COMMENTARY

White Blood Cells Can Predict Steroid Response in OA

Kevin D. Deane, MD

Disclosures

February 21, 2017

Brief Report: Synovial Fluid White Blood Cell Count in Knee Osteoarthritis: Association With Structural Findings and Treatment Response

McCabe PS, Parkes MJ, Maricar N, et al
Arthritis Rheumatol. 2017;69:103-107

Summary

In this open-label study, 55 individuals with knee osteoarthritis (OA) had synovial fluid sampled before intra-articular injection of methylprednisolone. The white blood cell (WBC) count in synovial fluid was assessed and divided into three categories: ≤ 100 cells/µL, 101-250 cells/µL, and 251-1000 cells/µL. Of note, patients with a WBC count > 1500 cells/µL were removed from the study because of concerns that they may have primary inflammatory arthritis.

Questionnaires and clinical data were collected both pre- and postinjection, with the latter typically occurring within 2 weeks of the injection. In a subset of patients, pre- and postinjection MRI of the knee was also obtained.

Before injection, the authors found no significant associations between synovial fluid WBC categories and age, pain, or OA disease severity. However, individuals in the highest category of synovial fluid WBC count had the most improvement in pain, as measured by the Knee Injury and Osteoarthritis Outcome Score. In the subset of patients who had MRI, the highest category of WBC count was associated with greater observed synovitis, cartilage loss, and bone marrow lesions, as well as a trend toward greater within-person improvement of synovitis after injection.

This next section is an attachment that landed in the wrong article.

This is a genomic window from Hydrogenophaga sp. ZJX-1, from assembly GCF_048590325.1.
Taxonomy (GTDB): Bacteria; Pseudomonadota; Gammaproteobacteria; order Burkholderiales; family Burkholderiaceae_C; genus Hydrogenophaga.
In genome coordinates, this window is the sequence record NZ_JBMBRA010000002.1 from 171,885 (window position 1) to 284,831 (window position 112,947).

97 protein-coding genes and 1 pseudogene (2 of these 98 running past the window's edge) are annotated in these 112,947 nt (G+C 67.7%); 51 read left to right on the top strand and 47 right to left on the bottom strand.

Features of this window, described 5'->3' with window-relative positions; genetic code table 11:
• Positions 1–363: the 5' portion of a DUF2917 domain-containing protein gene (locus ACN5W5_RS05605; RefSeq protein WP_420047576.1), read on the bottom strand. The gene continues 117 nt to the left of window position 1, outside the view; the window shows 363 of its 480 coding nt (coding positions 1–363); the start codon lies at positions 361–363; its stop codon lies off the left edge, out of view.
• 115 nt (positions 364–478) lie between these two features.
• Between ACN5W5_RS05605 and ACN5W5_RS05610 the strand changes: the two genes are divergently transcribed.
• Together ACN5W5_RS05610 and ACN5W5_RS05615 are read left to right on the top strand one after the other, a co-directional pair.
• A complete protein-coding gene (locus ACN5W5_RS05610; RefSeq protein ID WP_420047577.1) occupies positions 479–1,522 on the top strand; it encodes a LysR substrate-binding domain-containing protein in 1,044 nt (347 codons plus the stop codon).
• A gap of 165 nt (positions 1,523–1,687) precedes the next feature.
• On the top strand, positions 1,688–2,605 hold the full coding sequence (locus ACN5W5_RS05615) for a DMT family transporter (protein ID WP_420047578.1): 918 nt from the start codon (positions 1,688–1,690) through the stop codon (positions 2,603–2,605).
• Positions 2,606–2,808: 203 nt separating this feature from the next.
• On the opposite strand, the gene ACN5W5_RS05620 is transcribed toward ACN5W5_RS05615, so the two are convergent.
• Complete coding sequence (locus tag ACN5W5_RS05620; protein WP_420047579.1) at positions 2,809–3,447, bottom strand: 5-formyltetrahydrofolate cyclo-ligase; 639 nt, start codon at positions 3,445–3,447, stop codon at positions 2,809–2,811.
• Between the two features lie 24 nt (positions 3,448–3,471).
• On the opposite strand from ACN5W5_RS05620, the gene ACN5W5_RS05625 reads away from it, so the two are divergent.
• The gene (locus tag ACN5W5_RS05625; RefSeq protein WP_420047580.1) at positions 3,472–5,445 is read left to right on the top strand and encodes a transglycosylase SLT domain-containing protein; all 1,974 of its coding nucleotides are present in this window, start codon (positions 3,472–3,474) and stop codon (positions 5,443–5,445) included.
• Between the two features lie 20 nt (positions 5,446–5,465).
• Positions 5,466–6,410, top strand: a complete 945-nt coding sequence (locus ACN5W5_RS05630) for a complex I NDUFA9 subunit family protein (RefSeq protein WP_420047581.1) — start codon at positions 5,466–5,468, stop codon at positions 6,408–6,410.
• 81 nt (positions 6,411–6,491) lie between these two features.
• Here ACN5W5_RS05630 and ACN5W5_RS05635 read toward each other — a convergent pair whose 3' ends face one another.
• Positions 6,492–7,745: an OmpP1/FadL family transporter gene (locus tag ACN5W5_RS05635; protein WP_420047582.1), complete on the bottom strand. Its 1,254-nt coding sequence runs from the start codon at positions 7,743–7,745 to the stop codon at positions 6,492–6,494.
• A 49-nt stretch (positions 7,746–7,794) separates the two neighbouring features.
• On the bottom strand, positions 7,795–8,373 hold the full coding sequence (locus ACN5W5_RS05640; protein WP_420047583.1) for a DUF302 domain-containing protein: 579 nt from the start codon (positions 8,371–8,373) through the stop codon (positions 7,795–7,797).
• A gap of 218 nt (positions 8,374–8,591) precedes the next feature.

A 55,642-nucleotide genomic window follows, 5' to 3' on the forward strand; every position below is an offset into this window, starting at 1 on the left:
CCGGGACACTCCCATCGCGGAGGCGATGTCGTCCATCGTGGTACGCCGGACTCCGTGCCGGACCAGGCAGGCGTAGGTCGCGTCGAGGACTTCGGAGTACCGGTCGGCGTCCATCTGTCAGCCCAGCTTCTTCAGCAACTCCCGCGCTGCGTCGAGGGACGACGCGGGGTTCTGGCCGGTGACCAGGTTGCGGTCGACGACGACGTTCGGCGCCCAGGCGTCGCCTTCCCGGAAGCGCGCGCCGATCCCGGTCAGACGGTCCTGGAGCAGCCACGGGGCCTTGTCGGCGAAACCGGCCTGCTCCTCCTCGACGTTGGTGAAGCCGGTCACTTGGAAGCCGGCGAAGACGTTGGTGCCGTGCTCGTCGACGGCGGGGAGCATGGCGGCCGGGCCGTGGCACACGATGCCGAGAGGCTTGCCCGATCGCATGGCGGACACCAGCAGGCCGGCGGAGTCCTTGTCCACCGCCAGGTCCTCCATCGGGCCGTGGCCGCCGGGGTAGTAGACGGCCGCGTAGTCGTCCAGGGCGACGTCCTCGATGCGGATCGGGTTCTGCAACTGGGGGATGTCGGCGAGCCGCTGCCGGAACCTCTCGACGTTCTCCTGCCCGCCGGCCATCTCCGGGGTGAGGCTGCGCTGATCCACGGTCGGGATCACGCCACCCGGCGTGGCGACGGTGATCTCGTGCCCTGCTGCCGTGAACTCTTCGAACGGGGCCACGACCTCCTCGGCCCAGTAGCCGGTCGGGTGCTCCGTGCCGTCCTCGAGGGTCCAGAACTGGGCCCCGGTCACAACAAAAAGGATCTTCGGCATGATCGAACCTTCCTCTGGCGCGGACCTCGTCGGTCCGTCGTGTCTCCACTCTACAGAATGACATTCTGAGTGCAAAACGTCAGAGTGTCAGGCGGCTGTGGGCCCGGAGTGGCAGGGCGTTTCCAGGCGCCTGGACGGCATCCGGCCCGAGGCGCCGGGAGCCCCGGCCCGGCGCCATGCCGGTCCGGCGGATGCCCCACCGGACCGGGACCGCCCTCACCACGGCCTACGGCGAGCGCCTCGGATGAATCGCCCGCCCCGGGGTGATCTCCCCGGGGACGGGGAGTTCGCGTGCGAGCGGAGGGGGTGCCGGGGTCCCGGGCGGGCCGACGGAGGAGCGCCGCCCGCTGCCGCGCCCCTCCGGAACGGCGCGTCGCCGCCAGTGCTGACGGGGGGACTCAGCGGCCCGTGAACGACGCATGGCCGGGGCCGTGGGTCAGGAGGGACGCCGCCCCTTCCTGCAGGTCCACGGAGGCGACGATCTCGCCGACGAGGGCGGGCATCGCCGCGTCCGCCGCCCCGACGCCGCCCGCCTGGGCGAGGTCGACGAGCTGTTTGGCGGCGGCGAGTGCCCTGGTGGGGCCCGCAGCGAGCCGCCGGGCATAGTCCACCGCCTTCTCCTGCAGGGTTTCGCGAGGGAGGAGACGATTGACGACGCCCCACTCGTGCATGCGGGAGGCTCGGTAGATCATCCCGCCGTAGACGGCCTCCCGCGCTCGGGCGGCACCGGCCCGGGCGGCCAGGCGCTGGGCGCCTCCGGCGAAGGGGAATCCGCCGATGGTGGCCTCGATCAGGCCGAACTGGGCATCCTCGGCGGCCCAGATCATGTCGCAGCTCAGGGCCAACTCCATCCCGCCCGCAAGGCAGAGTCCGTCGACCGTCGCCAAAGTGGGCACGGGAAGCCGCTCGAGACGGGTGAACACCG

Viewpoint

This small but intriguing study provides some evidence that higher synovial fluid WBC counts—even within a "normal" range—can be a fair biomarker to predict response to intra-articular steroids. This will need further exploration, but if these findings hold up in robust larger studies, they will be a welcome addition to clinical care where synovial fluid WBC counts are readily obtainable. Furthermore, these findings fit nicely with the growing understanding that some aspects of OA are inflammatory,[1] and will hopefully contribute to additional understanding of the pathophysiology of disease and mechanism-based therapy in the future.

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